Writing Notes on Things

Writing Notes on Things no.9: Typewriter

Back at the start of WNoT I wrote that I'd be basing posts on real objects that belong to me. Recent instalments of the series have somewhat drifted from that, but today I'm taking inspiration from a real object - my very real physical typewriter - and leaving thing theory out of it as I… Continue reading Writing Notes on Things no.9: Typewriter

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Original poem: “On Writing My MA Thesis”

Rutherford and Soddy may be alchemists but my process is more like panning for gold. By the waterside, thoughts flow downstream rapidly. My feet get cold as I sift through grit looking for that which sparkles in the sun. Even when I think I've found what I'm seeking it might be fool's gold. I wonder… Continue reading Original poem: “On Writing My MA Thesis”

"I think you're one of those people who write instead of live, aren't you?"
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“I think you’re one of those people who write instead of live, aren’t you?”: Quotations and motivations

My mum has this phrase, "if it's not on the calendar, it isn't happening", meaning that plans and appointments not written down are liable to be forgotten or have something else planned in their place. It's a practical thing, but perhaps also indicative of a home culture that writes stuff down - a home that… Continue reading “I think you’re one of those people who write instead of live, aren’t you?”: Quotations and motivations

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Shakespeare in performance: National Theatre’s “Romeo & Juliet” (2020)

In a sentence: Light on Shakespeare's script but big on visual appeal, this dynamic production brings the romantic tragedy to the small screen in a contemporary-feeling adaptation. The story of "Juliet and her Romeo" is the best-known of all Shakespeare's plays. It's an ingrained cultural touchstone, quoted and misquoted everywhere, somehow a pinnacle of romance… Continue reading Shakespeare in performance: National Theatre’s “Romeo & Juliet” (2020)

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Counting books and blessings: March 2021

I didn't feel like writing a mini-essay this week, so instead I've written about some of the lit-related things I've been up to recently. I've read six books this month, something I hadn't done since I was an undergraduate. Even accounting for some of them being slender volumes of poetry, this feels like a kind… Continue reading Counting books and blessings: March 2021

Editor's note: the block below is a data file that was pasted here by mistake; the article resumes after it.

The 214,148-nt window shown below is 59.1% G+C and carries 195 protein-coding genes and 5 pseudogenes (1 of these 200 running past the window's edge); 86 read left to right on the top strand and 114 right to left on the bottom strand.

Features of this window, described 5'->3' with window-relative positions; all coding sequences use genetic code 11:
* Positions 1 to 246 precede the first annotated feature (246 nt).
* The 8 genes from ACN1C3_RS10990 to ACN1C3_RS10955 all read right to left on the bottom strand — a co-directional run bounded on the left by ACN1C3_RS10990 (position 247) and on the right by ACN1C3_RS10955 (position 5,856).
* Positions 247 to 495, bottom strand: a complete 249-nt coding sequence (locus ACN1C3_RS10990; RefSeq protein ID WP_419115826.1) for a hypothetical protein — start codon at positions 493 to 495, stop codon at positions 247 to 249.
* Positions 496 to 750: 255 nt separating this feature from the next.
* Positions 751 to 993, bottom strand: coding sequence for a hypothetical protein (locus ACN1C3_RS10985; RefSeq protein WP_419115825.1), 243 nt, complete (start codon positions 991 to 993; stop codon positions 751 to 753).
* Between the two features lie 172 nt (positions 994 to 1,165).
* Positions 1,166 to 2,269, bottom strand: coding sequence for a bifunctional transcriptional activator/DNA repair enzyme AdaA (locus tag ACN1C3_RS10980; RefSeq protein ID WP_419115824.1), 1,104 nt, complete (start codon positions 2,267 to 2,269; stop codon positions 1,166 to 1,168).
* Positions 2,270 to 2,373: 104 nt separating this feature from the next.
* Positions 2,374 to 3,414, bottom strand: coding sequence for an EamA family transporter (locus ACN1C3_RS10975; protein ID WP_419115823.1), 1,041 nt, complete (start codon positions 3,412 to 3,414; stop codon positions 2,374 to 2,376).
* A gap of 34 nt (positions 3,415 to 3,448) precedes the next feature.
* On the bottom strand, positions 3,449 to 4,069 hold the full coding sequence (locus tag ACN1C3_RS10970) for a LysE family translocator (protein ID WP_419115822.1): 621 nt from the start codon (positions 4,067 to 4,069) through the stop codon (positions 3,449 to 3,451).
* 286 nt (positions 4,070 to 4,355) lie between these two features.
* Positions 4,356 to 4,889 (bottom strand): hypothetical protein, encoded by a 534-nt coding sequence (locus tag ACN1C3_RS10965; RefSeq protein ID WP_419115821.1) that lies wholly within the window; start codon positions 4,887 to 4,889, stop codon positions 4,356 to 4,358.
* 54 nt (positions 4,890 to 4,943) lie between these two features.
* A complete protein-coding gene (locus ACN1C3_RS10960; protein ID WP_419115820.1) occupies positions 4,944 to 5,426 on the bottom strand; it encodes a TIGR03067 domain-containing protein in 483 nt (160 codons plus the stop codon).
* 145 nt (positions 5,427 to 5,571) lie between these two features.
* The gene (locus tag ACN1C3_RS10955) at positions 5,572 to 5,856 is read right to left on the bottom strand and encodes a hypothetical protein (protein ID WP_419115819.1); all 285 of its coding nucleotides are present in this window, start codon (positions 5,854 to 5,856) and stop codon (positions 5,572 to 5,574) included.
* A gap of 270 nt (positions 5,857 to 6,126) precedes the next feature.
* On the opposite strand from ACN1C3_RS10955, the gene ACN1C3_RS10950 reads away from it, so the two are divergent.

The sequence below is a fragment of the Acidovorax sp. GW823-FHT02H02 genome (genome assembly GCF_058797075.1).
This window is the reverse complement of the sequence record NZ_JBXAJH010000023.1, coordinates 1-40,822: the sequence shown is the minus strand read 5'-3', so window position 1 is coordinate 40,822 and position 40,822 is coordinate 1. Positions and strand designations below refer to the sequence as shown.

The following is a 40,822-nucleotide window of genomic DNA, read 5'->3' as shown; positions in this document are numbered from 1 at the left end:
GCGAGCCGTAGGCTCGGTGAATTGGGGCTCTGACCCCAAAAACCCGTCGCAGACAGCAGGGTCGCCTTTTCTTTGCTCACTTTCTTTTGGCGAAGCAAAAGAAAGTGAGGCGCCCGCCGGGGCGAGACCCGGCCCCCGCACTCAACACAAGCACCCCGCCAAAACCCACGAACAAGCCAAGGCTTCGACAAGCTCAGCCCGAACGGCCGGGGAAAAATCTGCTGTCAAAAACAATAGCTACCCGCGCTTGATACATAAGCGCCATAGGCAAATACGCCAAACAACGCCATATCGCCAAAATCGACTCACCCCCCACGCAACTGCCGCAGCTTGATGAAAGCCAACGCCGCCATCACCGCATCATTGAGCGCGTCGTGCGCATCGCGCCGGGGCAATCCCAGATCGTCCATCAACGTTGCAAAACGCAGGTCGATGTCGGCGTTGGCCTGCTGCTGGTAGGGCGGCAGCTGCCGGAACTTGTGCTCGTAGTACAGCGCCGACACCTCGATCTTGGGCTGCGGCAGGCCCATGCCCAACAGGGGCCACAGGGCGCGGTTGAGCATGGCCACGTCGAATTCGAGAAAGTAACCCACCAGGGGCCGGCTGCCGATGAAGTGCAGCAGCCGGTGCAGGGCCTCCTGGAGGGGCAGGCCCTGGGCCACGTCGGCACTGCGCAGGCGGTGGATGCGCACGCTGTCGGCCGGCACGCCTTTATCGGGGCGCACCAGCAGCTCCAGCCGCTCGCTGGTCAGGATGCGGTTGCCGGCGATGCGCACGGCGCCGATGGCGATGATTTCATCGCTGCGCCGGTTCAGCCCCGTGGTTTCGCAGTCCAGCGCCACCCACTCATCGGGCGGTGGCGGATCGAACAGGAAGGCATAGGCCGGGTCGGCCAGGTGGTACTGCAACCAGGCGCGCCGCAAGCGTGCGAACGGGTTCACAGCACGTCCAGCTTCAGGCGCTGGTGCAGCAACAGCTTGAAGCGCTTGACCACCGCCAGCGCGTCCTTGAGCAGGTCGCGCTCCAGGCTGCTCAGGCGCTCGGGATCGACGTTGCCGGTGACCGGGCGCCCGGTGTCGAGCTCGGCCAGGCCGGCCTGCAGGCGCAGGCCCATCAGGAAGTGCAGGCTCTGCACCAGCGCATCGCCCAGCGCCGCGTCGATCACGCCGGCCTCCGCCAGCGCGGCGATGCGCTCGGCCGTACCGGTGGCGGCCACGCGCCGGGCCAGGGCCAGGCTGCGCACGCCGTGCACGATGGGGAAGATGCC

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After “Alaska for Looking”: Poetry Prompt

Alaska for Looking is an artwork by Ryland Stalder which is the text of John Green's novel Looking for Alaska (2005) but with the words rearranged into alphabetical order. Inspired by Alaska for Looking, I've similarly rearranged some other texts in a similar way. a a a do do do fact fact fact fat feed… Continue reading After “Alaska for Looking”: Poetry Prompt

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I fell in love with “Life: An Exploded Diagram” by Mal Peet (again)

I recently reread Life: An Exploded Diagram (2011), a beautiful novel by Mal Peet, and in the process came to the conclusion that it's a literary masterpiece* which I need to recommend to everyone I meet, and discuss at length with anyone who'll even pretend to listen. If I had a class to teach, I'd… Continue reading I fell in love with “Life: An Exploded Diagram” by Mal Peet (again)

Writing Notes on Things

Writing Notes on Things no.8: Sticking googly eyes on stuff

After the seriousness of my last post, today's topic is a lighthearted one: drawing or sticking googly eyes on objects to personify them and create an empathetic response. Maybe a life of lockdowns is getting to you and you've been making your own "friends" from inanimate objects from around your home. You wouldn't be the… Continue reading Writing Notes on Things no.8: Sticking googly eyes on stuff

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Against apathy / trying not to look away / from a broken world

Great art can make us look longer at something, especially where the reality of that "something" is painful or scary, and it's all too easy to look away, stay comfortable by doing so. In this post I share some poems that call on the reader to take notice in the face of what's wrong in… Continue reading Against apathy / trying not to look away / from a broken world